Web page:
Magnetic resonance spectroscopy (MRS) allows
one to non-invasively examine the brain by measuring
the levels of several metabolites reflecting
neuronal condition, glial condition, membrane
metabolism and energy status. Compared to magnetic
resonance imaging (MRI) and other imaging
techniques, the effects of diseased conditions can be
observed earlier by MRS because changes in the
chemical state of tissues occur before macroscopic
morphological changes become detectable. This
study was designed to take advantage of the
possibility of observing early effects of the use of
mobile phones on the brain of long term extensive
phone users by MRS. Spectra of the most
exposed brain regions were compared between users
and nonusers and between the exposed and
contralateral brain regions to monitor metabolite
Figure 2 displays examples of 1H magnetic resonance
spectra obtained in the exposed pontobulbar area
(Figure 2A) and in the right temporal region (Figure
2B) of a mobile phone user. Average values of the
NAA/Cr, Cho/Cr and mI/Cr metabolite ratios for
the mobile phone users and for the control subjects
are presented in Table I. All metabolite ratios were
practically identical between mobile phone users and
nonusers and no statistically significant changes
could be calculated in the right temporal and
pontobulbar areas. In addition, the comparison
between the exposed right temporal area and the
contralateral left temporal area for the 21 mobile
phone users did not show any statistically significant
difference for any metabolite ratio.
To our knowledge, the effect of mobile phone use
has not been previously investigated by MRS. Our
results suggest that even for extensive users, no
change in the concentrations of MRS-detectable
metabolites can be detected. This is in agreement
with multiple studies which failed to show any effect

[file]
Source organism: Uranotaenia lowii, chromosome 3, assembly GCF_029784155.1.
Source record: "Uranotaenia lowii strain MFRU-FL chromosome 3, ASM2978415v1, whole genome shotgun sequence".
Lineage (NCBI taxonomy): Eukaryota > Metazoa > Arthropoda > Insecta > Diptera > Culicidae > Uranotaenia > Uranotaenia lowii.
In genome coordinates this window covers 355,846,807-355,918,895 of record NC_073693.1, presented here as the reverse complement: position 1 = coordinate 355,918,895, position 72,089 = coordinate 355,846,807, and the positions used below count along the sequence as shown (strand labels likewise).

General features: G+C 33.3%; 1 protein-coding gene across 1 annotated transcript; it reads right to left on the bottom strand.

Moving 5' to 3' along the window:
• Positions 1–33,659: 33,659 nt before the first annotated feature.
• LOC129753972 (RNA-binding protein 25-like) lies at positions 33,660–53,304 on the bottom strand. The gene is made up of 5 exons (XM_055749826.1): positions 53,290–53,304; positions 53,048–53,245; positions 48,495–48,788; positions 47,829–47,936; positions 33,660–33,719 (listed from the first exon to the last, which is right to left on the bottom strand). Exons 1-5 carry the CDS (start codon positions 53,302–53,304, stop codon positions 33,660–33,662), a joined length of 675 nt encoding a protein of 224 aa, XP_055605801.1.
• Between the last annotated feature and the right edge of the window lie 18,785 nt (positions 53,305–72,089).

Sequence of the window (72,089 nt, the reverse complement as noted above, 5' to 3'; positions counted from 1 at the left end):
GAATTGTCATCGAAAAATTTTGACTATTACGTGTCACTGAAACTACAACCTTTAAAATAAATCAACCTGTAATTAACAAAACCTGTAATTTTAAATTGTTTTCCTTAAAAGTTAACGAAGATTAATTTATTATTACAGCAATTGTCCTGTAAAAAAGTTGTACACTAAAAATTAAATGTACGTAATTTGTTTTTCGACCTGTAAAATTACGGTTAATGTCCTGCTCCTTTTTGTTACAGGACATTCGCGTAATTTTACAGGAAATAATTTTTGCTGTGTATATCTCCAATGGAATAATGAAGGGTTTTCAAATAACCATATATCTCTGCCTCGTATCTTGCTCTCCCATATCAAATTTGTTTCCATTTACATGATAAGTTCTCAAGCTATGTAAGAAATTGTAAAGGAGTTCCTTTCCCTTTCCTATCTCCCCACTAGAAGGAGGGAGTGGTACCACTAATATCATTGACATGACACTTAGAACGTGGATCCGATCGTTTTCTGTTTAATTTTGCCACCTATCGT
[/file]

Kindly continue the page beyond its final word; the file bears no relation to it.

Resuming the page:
of mobile phone use on various brain functions and
diseases (Krause et al. 2004, Haarala et al. 2003,
Juutilainen et al. 2000, de Seze et al. 1999,
Tahvanainen et al. 2004, Repacholi 1997, Moulder
et al. 1999, Elwood, 2003, Hansson et al. 2003,
Christensen et al. 2005) but in disagreement with
other studies demonstrating some effects (Salford
et al. 2003, Freude et al. 1998, Koivisto et al. 2000,
D’Costa et al. 2003, Huber et al. 2002, Burch et al.
1999, Hardell et al. 1999, Hardell et al. 2002,
Hardell et al. 2001, Stang et al. 2001). In his review
article, Kundi (2004) proposed that an association
between mobile phone use and cancer could be
found in epidemiological studies when reasonable
latency periods (5 – 10 years) were used (other
epidemiological studies did not reach that conclusion).
In this study, participants had been using a
mobile phone for 5.5+2.2 years at a rate of
2.4+1.1 hours per day. These periods are comparable
to those of studies where effects have been
reported. However, epidemiological studies are
based on thousands of mobile phone users out of
whom effects on a low number of users can be
measured. It is thus possible that such effects will not
be detected in a group of 21 mobile phone users as